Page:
W3C home > Mailing lists > Public > public-webcrypto@w3.org > August 2012

Re: Origin-bound keys

From: Mark Watson <watsonm@netflix.com>
Date: Tue, 14 Aug 2012 00:44:33 +0000
To: Ryan Sleevi <sleevi@google.com>
CC: "public-webcrypto@w3.org" <public-webcrypto@w3.org>
Message-ID: <87BB9E9F-0E7F-4811-BE78-42A8A57399ED@netflix.com>

On Aug 13, 2012, at 4:38 PM, Ryan Sleevi wrote:

> On Mon, Aug 13, 2012 at 3:55 PM, Mark Watson <watsonm@netflix.com> wrote:
>> Ryan,
>> To follow up on the discussion on the call today, I'd like to check if I understood correctly what you said about the id field being origin-specific correctly:
>> Suppose https://netflix.com uses Diffie-Hellman key generation to generate a key (A) which it gives the id 'netflix-key'.
>> Suppose https://freenetflix.com also uses Diffie-Hellman key generation to generate a key (B) which it also gives the same id, 'netflix-key'.
> I think it's still an open issue where .id will contain the
> 'meaningful' id (eg: application gets to define its identifiers), like
> you've described here, or whether it contains a browser-auto-generated
> name.
> I strongly believe something like blobURIs or equivalent is
> appropriate here - eg, http://www.w3.org/TR/FileAPI/#url

I don't much mind whether the identifier is app or UA-generated. It doesn't really affect this discussion.

> So, as proposed in the past by (I believe) ddahl, the id here would
> contain a canonical UUID.
> Under such a scheme, you would have keys with attributes/value pairs,
> such as via KeyAttributes. Something like { 'name': 'nflx-ksh' }

I thought you were against the kvps ? Anyway, if the UA generated the identifier, I can just put my mapping in local storage/IndexDB "nflx-ksh" : "54efigf88iuyte4oqt==".

>> Keys (A) and (B) are necessarily different having come from separate DH exchanges. Later, if https://netflix.com attempts to use the key with id 'nflx-ksh', which key will be used ? A or B ?
>> I understand from the ids being origin-specific, that A and B are separately stored and that https://netflix.com will get key A, right ?
> Yes.
>> Next, if only https://netflix.com has generated a key as above and then http://freenetflix.com attempts to retrieve a key with id 'netflix-key', what could happen:
>> (a) this fails because http://freenetflix.com has never generated a key with this id
>> (b) the user is asked whether http://freenetflix.com can access key id 'netflix-ksh' from https://netflix.com
>> (c) the user is given a dialog saying 'please choose a key for http://freenetflix.com to use as netflix-key from the following list, where the list includes the https://netflix.com netflix-key (and probably many others)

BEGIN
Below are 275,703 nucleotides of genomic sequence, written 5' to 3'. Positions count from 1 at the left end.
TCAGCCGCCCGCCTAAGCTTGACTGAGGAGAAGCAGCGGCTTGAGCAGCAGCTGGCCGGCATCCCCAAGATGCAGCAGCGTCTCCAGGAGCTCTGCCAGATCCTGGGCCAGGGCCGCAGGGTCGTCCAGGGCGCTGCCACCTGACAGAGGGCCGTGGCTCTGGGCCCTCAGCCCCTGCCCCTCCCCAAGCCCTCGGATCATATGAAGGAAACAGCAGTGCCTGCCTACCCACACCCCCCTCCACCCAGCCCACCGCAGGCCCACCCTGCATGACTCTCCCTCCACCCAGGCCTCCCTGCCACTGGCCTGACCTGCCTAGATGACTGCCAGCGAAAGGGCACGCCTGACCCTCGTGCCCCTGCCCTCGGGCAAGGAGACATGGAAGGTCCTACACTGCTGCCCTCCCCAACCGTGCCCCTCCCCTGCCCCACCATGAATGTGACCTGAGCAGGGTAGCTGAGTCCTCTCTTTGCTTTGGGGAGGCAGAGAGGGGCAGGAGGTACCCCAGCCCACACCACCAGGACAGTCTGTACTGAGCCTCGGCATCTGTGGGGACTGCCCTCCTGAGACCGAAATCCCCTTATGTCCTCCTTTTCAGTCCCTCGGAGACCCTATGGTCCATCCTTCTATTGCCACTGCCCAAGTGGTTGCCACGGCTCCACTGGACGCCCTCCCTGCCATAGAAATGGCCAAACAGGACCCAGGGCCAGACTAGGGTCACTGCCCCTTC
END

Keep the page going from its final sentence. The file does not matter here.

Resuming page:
>> Or multiple of the above options ?
>> I would expect the answer in the first case is A and in the second case is (a). If not, I don't really understand what 'origin-specific' means in the definition of the id.
> Dependent on the KeyQueryList parameters, I would think.
> The default I think would be (a), provided the KQL was for some
> specific UUID. I would think (c) would come into play if the
> application indicated it would accept any key from any origin that,
> say, met the criteria { 'name': 'nflx-ksh' }.

So then I think that would discourage me from specifying the kvp - so that it became more difficult for others to find my key ;-)

> Then it's up to the
> implementation to decide appropriate behaviour (including prompt or
> app policy, as two examples), but with the default being "No, you
> can't".
>> Are you are looking for a method for an application to "generate a new key in a manner specified by the user", where the user could specify that the key be generated randomly, or that an existing key (from any origin) be used ? What other methods would you see providing a key generated by one origin to another origin ?
> This is important when we consider this API as a replacement for
> <keygen>. Some implementations of <keygen> allow the user to select an
> existing key (or further alter the key generation criteria), others
> simply generate a new key every time.
> When you consider the CA issuance model, such as what Mountie brought
> up and as discussed during the F2F, I think this is an important use
> case that we should be considering.
> That said, I think I definitely agree with the application's abilities
> to provide hints and guidance for an implementation about
> (origin-authorized) vs (origin-generated), but I don't think the spec
> should be have normative text about how to specifically handle those.

I think this would be another element in KeyGenerationParams, "same-origin" or something like that, with the definition "true if the application requires that the key should not be visible to other origins". 

I'm sure the wording will need some work. A restriction on allowing cross-origin access that is as strong as the similar restriction for local storage or cookies would probably be sufficient (presumably the user is allowed to override those restrictions, based on the same arguments you've given for keys).


> What do you think?
> Ryan
Received on Tuesday, 14 August 2012 00:45:02 UTC

This archive was generated by hypermail 2.4.0 : Friday, 17 January 2020 19:01:25 UTC